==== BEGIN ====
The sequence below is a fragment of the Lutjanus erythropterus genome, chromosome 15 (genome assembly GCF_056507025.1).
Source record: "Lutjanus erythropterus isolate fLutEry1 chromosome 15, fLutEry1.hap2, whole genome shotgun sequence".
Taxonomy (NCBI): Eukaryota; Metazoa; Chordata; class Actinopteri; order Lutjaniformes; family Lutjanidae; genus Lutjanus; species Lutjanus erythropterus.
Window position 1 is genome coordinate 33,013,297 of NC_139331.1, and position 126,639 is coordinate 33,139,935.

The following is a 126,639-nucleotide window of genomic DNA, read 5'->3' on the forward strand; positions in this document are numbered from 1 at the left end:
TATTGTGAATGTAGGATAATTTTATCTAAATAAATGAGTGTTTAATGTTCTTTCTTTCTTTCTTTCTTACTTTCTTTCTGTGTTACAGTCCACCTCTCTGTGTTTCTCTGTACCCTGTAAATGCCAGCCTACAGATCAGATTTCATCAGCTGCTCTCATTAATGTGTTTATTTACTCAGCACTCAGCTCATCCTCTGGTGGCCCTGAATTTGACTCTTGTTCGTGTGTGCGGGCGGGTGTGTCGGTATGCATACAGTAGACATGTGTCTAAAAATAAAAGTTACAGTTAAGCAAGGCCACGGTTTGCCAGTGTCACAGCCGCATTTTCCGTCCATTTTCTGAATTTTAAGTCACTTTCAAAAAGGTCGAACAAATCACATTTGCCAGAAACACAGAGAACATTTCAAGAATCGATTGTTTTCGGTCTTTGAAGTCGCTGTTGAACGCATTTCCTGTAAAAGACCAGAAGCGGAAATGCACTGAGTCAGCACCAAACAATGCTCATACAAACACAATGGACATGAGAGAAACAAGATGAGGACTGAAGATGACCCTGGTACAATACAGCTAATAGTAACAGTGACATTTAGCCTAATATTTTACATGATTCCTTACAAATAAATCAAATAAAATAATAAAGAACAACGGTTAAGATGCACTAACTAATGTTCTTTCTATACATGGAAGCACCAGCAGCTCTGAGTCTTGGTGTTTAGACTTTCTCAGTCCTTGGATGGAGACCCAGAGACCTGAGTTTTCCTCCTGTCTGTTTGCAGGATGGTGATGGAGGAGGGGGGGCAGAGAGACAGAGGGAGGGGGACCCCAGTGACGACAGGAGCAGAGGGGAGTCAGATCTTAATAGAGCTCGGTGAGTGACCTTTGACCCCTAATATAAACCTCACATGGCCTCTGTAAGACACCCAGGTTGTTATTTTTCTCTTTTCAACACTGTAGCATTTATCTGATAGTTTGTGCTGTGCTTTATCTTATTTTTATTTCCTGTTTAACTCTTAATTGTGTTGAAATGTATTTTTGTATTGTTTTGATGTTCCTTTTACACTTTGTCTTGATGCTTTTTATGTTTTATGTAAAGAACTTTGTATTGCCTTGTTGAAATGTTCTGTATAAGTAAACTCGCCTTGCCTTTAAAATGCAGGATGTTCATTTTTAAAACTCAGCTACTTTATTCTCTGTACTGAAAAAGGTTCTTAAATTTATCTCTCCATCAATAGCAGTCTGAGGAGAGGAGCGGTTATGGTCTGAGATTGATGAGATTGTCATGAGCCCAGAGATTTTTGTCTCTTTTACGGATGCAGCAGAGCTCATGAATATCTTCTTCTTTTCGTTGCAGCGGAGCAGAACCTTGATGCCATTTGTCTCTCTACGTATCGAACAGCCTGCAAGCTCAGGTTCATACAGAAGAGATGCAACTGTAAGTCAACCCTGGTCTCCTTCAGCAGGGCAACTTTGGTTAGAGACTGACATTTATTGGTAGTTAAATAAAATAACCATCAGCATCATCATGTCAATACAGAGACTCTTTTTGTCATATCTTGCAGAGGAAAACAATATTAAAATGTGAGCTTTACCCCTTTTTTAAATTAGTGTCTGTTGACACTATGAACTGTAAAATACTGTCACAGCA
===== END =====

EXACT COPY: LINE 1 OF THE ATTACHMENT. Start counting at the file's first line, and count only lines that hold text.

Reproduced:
The sequence below is a fragment of the Lutjanus erythropterus genome, chromosome 15 (genome assembly GCF_056507025.1).